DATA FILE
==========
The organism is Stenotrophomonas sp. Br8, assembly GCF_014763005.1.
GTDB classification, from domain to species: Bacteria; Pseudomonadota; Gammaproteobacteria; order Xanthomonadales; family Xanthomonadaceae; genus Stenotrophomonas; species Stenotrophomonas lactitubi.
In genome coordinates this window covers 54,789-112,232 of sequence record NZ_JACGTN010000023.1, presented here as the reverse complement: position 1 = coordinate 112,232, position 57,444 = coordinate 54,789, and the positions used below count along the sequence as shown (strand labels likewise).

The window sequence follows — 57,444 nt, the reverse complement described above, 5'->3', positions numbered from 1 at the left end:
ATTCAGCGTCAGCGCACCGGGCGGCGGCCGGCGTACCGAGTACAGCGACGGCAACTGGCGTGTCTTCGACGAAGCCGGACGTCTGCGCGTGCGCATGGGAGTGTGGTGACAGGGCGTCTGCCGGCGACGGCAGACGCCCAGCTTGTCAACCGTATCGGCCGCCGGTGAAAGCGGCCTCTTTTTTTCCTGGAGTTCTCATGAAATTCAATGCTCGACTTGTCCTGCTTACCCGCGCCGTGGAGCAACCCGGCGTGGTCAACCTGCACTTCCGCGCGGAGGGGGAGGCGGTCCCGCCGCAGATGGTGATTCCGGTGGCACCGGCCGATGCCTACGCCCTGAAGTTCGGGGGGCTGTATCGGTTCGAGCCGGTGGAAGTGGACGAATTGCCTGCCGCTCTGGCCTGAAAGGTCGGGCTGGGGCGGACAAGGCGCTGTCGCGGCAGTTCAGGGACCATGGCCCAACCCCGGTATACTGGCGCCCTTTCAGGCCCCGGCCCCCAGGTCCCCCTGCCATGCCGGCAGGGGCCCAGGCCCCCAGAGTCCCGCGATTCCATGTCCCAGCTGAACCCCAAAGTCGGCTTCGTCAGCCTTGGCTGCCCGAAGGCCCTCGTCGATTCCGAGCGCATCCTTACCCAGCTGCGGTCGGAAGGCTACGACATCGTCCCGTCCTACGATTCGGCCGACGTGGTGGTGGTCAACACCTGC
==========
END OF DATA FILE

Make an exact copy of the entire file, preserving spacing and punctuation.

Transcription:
The organism is Stenotrophomonas sp. Br8, assembly GCF_014763005.1.
GTDB classification, from domain to species: Bacteria; Pseudomonadota; Gammaproteobacteria; order Xanthomonadales; family Xanthomonadaceae; genus Stenotrophomonas; species Stenotrophomonas lactitubi.
In genome coordinates this window covers 54,789-112,232 of sequence record NZ_JACGTN010000023.1, presented here as the reverse complement: position 1 = coordinate 112,232, position 57,444 = coordinate 54,789, and the positions used below count along the sequence as shown (strand labels likewise).

The window sequence follows — 57,444 nt, the reverse complement described above, 5'->3', positions numbered from 1 at the left end:
ATTCAGCGTCAGCGCACCGGGCGGCGGCCGGCGTACCGAGTACAGCGACGGCAACTGGCGTGTCTTCGACGAAGCCGGACGTCTGCGCGTGCGCATGGGAGTGTGGTGACAGGGCGTCTGCCGGCGACGGCAGACGCCCAGCTTGTCAACCGTATCGGCCGCCGGTGAAAGCGGCCTCTTTTTTTCCTGGAGTTCTCATGAAATTCAATGCTCGACTTGTCCTGCTTACCCGCGCCGTGGAGCAACCCGGCGTGGTCAACCTGCACTTCCGCGCGGAGGGGGAGGCGGTCCCGCCGCAGATGGTGATTCCGGTGGCACCGGCCGATGCCTACGCCCTGAAGTTCGGGGGGCTGTATCGGTTCGAGCCGGTGGAAGTGGACGAATTGCCTGCCGCTCTGGCCTGAAAGGTCGGGCTGGGGCGGACAAGGCGCTGTCGCGGCAGTTCAGGGACCATGGCCCAACCCCGGTATACTGGCGCCCTTTCAGGCCCCGGCCCCCAGGTCCCCCTGCCATGCCGGCAGGGGCCCAGGCCCCCAGAGTCCCGCGATTCCATGTCCCAGCTGAACCCCAAAGTCGGCTTCGTCAGCCTTGGCTGCCCGAAGGCCCTCGTCGATTCCGAGCGCATCCTTACCCAGCTGCGGTCGGAAGGCTACGACATCGTCCCGTCCTACGATTCGGCCGACGTGGTGGTGGTCAACACCTGC